In 1919, the Boal Troop dedicated a monument to their fallen comrades, elsewhere on Col. Boal's estate. In the 1920s, other units of the 28th Infantry Division erected memorials in this area and began referring to it as the "Shrine." By 1971, most World War I units of the 28th were represented here. A memorial wall for 28th Division members who died in World War II was dedicated in 1997.
Outside the Shrine complex, the grounds remained active through much of the 1930s, with reunions, the addition of an Officer's Club, and expanded cavalry training grounds.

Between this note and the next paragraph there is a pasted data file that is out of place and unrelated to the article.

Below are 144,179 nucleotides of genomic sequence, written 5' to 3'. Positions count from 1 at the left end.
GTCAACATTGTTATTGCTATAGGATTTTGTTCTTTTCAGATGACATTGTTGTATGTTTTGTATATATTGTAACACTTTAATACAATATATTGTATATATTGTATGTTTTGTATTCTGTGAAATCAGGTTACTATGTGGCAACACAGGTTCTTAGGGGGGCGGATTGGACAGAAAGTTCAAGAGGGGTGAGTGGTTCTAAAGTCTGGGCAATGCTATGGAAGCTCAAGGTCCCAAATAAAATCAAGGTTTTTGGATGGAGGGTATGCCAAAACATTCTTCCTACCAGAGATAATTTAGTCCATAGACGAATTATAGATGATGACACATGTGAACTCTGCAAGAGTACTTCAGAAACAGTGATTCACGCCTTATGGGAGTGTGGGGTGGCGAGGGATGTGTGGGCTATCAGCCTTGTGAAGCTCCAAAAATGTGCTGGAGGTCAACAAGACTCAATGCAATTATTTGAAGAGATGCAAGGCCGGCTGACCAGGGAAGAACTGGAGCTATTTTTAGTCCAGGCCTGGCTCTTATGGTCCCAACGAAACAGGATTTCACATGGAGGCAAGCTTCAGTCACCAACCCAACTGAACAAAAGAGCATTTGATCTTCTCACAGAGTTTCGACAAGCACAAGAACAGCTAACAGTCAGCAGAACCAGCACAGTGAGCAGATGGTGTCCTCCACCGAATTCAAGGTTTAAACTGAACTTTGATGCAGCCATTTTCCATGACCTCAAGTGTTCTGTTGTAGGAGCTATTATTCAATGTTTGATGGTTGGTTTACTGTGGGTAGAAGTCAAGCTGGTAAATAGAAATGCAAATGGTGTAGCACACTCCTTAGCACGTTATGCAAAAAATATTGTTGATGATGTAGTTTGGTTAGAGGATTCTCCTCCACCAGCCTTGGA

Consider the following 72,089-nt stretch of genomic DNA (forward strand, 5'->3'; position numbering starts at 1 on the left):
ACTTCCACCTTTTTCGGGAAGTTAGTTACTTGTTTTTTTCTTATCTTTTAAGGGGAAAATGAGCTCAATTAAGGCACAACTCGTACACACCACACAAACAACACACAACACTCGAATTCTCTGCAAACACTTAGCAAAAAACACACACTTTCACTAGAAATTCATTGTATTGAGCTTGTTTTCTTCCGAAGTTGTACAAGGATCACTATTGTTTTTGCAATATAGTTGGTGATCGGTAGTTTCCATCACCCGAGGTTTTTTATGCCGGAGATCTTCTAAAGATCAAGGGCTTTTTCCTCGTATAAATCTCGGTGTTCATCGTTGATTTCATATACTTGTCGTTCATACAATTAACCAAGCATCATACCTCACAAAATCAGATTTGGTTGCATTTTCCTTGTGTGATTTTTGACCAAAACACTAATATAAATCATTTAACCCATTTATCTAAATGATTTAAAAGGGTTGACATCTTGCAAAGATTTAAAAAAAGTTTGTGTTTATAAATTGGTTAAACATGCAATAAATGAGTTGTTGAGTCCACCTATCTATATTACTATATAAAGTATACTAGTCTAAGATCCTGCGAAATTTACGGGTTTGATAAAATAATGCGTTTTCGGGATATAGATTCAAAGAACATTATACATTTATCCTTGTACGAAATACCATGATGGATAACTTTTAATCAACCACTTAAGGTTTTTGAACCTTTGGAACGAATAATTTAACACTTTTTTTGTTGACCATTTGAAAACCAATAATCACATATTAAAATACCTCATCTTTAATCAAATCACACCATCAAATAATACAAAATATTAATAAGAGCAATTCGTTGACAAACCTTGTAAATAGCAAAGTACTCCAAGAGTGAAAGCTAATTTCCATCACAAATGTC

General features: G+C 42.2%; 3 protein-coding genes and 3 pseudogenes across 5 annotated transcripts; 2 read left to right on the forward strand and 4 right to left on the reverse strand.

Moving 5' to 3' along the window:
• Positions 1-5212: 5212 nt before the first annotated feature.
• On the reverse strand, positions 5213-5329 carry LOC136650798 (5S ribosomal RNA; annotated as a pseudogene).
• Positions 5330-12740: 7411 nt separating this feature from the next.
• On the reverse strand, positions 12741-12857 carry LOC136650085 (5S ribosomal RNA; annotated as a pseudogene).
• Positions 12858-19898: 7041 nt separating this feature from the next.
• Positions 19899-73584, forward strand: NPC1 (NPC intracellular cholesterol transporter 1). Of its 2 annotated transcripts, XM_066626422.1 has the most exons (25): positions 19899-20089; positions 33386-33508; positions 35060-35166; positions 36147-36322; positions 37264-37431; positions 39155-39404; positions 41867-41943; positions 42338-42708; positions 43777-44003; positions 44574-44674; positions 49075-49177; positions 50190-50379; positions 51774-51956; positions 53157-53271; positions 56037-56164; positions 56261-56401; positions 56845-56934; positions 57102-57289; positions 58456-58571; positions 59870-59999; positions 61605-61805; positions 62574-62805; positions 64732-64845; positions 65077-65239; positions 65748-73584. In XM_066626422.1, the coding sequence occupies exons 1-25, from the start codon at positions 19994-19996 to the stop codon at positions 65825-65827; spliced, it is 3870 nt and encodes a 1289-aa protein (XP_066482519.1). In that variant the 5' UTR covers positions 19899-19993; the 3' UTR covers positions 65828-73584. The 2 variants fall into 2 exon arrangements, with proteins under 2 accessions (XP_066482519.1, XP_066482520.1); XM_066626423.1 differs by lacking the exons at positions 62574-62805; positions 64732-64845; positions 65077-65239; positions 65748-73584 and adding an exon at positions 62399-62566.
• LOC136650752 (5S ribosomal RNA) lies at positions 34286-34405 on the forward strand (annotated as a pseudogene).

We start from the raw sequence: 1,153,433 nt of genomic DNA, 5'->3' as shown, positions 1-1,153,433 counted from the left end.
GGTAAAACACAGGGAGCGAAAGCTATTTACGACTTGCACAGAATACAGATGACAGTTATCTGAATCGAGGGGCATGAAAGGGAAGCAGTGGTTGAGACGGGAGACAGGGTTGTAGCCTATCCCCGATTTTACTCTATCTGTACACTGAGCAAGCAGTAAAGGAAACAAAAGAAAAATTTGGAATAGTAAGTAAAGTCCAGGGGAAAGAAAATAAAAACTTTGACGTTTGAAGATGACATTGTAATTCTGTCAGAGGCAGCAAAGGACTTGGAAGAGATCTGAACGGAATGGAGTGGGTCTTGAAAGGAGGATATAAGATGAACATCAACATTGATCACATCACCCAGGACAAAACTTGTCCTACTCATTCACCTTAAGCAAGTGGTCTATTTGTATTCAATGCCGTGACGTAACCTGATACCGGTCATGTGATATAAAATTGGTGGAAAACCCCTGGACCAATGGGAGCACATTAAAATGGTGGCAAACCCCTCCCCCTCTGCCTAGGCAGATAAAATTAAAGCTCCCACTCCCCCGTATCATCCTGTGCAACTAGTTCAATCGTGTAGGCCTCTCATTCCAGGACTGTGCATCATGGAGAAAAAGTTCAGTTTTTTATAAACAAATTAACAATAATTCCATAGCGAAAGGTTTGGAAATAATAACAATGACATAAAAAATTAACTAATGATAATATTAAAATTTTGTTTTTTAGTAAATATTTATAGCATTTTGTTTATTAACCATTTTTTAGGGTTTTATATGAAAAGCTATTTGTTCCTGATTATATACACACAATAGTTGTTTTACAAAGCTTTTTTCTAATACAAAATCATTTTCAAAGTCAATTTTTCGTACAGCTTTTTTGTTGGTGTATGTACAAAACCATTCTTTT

In 1931, the Commonwealth of Pennsylvania purchased the grounds. It was placed under the jurisdiction of the Department of Military Affairs, and administered by the Society of the 28th Division A.E.F. In 1957, it was transferred to the Pennsylvania Historical and Museum Commission. Colonel Boal died before his long-cherished dream of establishing a museum on the grounds was realized. In 1969, the Pennsylvania Military Museum formally opened to the public. It is dedicated in honor of Pennsylvania's citizen soldiers.